Why you should consider trekking Kokoda on ANZAC Day
A place of ANZAC reverence and personal challenge, the Kokoda Trail has been a place of pilgrimage for travellers for many decades. Australians are very proud of their military history, and the Kokoda Spirit touches many who have heard about the remarkable Australian forces and their achievements along the Kokoda Track.
For the communities along the Kokoda Track, the same sense of pride and history exists, with many living on the Kokoda Track having direct descendants of the Fuzzy Wuzzy Angels. Fuzzy Wuzzy Angels, are names given to their ancestors as a term of endearment given by the Australian soldiers to the locals who saved their lives by either carrying them to safety or bringing food and supplies back to the front line.
The 25th of April is ANZAC day and the perfect time to remember the fallen and share the Kokoda spirit. South Sea Horizons has been leading groups along the Kokoda Track since 2008 with an exceptional trek completion rate of 99%. For ANZAC Day in 2023, you can experience a truly unique adventure guided by the best locally sourced guides; all you need is to choose a date and South Sea Horizons will deliver the rest.
The Kokoda track is one of the many walking tracks in Papua New Guinea that existed long before the Europeans discovered this part of the world. It was used for trade and cultural interaction between tribes and is still used for these purposes to this day.
During the course of World War II, the Japanese decided to use this trail as means of ground attack against the Australians in Port Moresby. The idea was to take Port Moresby and use it as a base from which to stage a direct assault on Australia.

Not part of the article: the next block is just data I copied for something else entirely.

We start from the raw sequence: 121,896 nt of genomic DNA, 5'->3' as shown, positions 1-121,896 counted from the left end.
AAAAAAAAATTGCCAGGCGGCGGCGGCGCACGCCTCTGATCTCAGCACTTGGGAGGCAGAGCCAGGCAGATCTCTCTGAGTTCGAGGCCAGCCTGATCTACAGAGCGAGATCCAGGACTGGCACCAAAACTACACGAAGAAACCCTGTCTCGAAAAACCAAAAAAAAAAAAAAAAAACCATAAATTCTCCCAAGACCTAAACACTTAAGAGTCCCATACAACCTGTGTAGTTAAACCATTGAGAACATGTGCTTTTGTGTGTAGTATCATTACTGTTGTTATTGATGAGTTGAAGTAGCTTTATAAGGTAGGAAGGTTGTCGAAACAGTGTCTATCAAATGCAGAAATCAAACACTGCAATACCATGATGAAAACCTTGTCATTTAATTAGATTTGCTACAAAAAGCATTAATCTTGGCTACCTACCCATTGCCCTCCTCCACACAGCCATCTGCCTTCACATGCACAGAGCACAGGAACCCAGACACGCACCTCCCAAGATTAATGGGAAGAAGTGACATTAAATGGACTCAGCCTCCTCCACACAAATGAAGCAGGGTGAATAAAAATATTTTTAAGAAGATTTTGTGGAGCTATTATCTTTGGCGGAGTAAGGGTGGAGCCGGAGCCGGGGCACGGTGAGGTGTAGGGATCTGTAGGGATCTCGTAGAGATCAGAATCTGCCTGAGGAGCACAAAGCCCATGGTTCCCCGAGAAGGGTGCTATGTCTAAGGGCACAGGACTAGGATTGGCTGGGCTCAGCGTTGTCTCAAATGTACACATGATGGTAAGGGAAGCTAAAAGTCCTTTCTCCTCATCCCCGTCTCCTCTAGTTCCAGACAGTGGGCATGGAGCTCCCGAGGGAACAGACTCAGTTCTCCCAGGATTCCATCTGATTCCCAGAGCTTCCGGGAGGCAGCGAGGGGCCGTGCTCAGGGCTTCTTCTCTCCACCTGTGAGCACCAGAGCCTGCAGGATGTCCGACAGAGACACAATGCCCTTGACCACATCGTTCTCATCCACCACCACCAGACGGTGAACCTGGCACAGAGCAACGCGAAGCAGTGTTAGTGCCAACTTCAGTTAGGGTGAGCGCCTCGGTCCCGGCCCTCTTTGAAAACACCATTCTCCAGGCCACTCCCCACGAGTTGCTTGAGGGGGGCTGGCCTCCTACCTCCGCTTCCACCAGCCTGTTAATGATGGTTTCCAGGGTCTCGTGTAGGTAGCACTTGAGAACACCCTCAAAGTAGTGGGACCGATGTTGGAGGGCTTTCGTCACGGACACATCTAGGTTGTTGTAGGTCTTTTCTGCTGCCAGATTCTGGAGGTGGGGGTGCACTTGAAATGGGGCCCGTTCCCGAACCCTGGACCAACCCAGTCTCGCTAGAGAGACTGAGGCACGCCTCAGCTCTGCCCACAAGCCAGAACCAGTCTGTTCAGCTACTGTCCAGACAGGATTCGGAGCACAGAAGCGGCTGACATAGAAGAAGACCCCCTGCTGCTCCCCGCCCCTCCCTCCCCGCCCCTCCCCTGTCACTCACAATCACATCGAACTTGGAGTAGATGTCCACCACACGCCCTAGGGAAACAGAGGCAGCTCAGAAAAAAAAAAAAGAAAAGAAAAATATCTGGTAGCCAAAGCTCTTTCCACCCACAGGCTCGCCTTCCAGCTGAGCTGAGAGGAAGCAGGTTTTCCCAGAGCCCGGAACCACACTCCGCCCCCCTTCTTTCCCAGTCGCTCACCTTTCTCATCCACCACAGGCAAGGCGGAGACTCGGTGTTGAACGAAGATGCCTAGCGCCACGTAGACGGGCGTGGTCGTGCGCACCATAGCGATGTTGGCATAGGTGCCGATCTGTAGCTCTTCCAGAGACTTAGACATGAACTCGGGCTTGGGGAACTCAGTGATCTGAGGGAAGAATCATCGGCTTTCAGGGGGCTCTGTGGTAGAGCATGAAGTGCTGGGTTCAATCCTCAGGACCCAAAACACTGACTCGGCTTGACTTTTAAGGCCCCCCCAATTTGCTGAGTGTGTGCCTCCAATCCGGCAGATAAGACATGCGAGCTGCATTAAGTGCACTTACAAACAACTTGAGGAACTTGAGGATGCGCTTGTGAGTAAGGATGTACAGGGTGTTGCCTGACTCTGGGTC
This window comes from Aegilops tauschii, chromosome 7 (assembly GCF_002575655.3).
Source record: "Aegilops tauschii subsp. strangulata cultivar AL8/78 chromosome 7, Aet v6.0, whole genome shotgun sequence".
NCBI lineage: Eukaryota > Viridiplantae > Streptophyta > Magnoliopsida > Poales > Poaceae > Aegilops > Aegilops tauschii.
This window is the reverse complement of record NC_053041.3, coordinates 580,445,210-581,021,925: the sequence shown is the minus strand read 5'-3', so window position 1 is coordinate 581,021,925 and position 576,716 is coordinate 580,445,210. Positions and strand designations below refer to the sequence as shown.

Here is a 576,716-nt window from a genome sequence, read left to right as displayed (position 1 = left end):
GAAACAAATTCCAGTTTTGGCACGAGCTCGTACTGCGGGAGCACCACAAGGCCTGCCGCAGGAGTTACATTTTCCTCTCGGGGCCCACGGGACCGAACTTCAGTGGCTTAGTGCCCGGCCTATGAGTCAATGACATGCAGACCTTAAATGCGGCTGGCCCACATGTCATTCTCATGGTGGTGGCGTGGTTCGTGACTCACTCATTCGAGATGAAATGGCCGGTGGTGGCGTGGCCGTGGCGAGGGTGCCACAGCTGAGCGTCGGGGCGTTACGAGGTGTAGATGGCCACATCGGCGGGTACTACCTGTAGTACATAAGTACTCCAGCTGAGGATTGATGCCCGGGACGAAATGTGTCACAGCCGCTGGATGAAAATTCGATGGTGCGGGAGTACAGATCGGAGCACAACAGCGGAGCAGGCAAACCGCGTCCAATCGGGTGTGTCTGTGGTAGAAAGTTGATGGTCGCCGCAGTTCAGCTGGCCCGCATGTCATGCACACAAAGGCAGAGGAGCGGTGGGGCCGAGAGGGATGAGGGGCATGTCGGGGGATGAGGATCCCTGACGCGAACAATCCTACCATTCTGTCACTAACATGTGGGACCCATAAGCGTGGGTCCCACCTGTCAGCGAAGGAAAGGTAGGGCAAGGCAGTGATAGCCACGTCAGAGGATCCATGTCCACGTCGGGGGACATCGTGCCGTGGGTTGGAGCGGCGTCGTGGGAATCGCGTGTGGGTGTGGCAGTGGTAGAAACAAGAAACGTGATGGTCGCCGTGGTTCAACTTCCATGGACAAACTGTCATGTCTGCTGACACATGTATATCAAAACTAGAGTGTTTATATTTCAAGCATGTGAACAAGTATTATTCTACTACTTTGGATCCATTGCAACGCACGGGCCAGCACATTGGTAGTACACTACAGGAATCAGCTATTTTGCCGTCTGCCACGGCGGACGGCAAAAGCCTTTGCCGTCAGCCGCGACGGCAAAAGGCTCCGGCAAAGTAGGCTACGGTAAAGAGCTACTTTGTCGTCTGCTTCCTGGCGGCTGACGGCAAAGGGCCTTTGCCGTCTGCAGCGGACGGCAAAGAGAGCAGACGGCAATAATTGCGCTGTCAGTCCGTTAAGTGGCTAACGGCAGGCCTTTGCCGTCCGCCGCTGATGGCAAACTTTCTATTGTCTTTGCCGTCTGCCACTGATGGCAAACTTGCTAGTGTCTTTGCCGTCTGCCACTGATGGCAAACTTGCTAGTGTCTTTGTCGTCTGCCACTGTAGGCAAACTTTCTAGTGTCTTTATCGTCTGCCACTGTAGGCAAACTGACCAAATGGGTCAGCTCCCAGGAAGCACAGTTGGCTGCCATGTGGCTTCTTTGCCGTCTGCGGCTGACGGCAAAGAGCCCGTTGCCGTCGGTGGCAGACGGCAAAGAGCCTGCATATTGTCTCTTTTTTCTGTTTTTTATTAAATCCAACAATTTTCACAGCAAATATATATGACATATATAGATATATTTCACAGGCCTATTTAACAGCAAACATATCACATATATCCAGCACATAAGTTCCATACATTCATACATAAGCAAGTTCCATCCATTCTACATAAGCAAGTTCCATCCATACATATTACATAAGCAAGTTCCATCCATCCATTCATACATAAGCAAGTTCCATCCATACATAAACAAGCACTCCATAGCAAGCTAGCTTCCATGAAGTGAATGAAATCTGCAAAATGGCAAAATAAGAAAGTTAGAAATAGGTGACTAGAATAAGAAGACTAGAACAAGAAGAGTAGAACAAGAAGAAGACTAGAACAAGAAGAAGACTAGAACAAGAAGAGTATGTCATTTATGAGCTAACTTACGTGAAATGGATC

One end of the track lies in the north of the country at a village called Kokoda. It winds up and down over the rugged Owen Stanley ranges and finishes in the south at Ower’s Corner nearby Port Moresby.
Both Kokoda and the Northern coastal plains were scenes of violent close-contact jungle warfare as the Australians retreated in the face of the Japanese onslaught. The Japanese were finally stopped at Imita Gap as they had extended their supply lines too far in the rugged terrain and began to die of starvation. The Australians then chased them all the way back to the northern coastline.
Today the remains of the war lie strewn in the jungle and the track has reverted to quiet solitude, disturbed only by occasional trekking groups. There are several villages along its length inhabited by peace-loving, hospitable locals. These are the descendants of the people who became known during the war as the ‘Fuzzy Wuzzy Angels’ because of their selflessness in helping wounded Australian soldiers.
Papua New Guinea-owned and operated, South Sea Horizons practise responsible tourism that gives back to the communities they interact with. They only employ local Papua New Guineans as porters, historians and cooks. The local porters used while trekking includes direct descendants of the last remaining ‘Fuzzy-Wuzzy-Angels’.
Founder of South Sea Horizons, Alan Manning, said “ANZAC day is such a special time of the year. A time where we see a perpetuation of the Kokoda Spirit. Maybe I am getting older and my friends are too, but it seems the interest in ANZAC day grows every year, it’s great to see.”
Saii Faole, son of the last fuzzy wuzzy to pass away and South Sea Horizons’ Kokoda partner, said “My father Faole Bokoi was a Fuzzy Angel. We are proud of who he was, but also we are all proud of all our uncles and bubu’s who helped the Australians in the war.”
Embark on a South Sea Horizons Kokoda Expedition in 2023 with Where Wild Things Roam Travel. Prices start from $3750 per person.